Second day of Demo Fall 07 gets off to a promising start

By October 12, 2007

Returning to business after an evening of partying and mingling at Demo after Dark, 37 companies are presenting today and the room is feeling decidedly more energized on the second day of the conference.   The morning session cov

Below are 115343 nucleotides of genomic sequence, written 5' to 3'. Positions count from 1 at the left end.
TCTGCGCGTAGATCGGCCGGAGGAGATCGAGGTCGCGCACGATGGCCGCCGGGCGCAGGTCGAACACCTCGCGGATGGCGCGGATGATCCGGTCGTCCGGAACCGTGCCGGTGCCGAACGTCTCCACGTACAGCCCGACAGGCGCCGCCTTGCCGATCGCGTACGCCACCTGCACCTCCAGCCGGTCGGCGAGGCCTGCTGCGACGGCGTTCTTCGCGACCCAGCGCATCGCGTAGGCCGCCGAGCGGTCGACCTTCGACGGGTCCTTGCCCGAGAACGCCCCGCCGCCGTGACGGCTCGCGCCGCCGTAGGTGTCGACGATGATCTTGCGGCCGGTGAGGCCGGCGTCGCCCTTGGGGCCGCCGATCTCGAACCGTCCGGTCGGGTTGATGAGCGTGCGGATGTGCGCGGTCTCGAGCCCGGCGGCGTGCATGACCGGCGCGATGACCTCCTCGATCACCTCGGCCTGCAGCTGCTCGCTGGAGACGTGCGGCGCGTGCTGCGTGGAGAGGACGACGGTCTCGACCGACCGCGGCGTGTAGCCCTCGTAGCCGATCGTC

ered meeting management tools, small business Office 2.0 applications and the customization of media content. Two companies which were to demo this morning, Wixi and mEgo, were conspicuously absent without a word of explanation from MC Chris Shipley. Word is that they jumped ship and presented at last week’s TechCrunch40 conference in violation of their exclusivity contract. As a result, they got kicked out of Demo. It is a tough world out there. Our closer look at six companies Take a meeting For those who spend a lot of time organizing and attending meetings, a slate of companies had help to offer. As is often the case after a presentation here, one wonders if users will actually take the time to master that particular application or site. But those two companies got attendees excited. Tungle This Montreal-based company is trying to take the headache out of scheduling meetings, particularly with people outside of the organization. Its plug-in sits in Outlook and can be sent to contacts you want to invite to join your group. Once somebody is on board, you can view their availability before sending them a meeting request and you receive updates to their calendar that might impact the request. Tungle Spaces is a more private version of the product to be used with those contacts with whom you don’t want to share your entire calendar. And it is free. Vello Mountain-View Vello’s CEO Mark Dzwonczyk made his demo very effective by collecting cell phone numbers on the first day of the conference and setting off a concert of ring tones when he called dozens of people in the room to show off how easy it is to put together a conference call using his service. Select participants in the application and click “Call”. For those who miss the beginning of the call or get dropped off the call, 1-888-myvello is the easy way to join in.   Taking the “small” out of Small Business Announcing the first of the presenters in this track, Chris Shipley felt that “companies have been disrespectful to small businesses by offering them dumbed down software.” Most of the presenters claimed they understand the needs of small businesses. After all, they are small businesses themselves. CashView Yet another Silicon Valley company, CashView is based in Palo Alto. Its goal is to free business owners and managers from endless paperwork, invoices and bills. The web-based application is a cash-management service where a business owner can keep track of bills and invoices, schedule payments on a calendar and even get an alert if cash flow becomes a problem. By storing contracts, copies of cashed checks and establishing who needs to approve a particular bill, CashView keeps it all together. Word is that the company might have made a deal with Bank of America for their small business clients. Interestingly, CashView looks like the professional version of the winner of last week’s TechCrunch 40, online personal money management tool Mint. AgendiZe Alexandre Rambaud, the French CEO of Texas-based AgendiZe, stormed the stage with his cowboy hat and French accent. His premise: businesses may get consumers’ attention online, but too often lose the sale to offline stores. His response: a call-to-action button that e-commerce sites can install to bring consumers to call them immediately, share the information they found by email or instant messaging or download it to their desktop to browse when offline. E-commerce sites who subscribe to AgendiZeMe get reports on their visitors’ use of the button.   Your media, your way The “your” here might represent either the consumer or the marketer as those two companies demonstrate. Real Time Content Using technology developed by British Telecom, this UK company offers brands a tool to dissect their existing advertising videos (audio or graphics too) and repackage them for specific viewers according to their gender, geographical location or other relevant factors. The necessary information is collected from cookies or behavioral targeting networks. Najam Kidwai, the company’s CEO, calls this “adaptive content.” mSpoke This one will speak to everybody who can’t keep up with all the information landing daily in their RSS reader. “We make your feed reader smarter,” promises Dave Mawhinney, the CEO of Pittsburgh-based mSpoke. His application learns from a user’s reading habits and their explicit and implicit behavior. Did I forward this post to a friend? It must mean I found it useful. By customizing mSpoke to adjust to your changing interests, the idea is to cut down the clutter. Isabelle Boucq – from San Diego – for Atelier FEEDBACK For comments on this article, email us at

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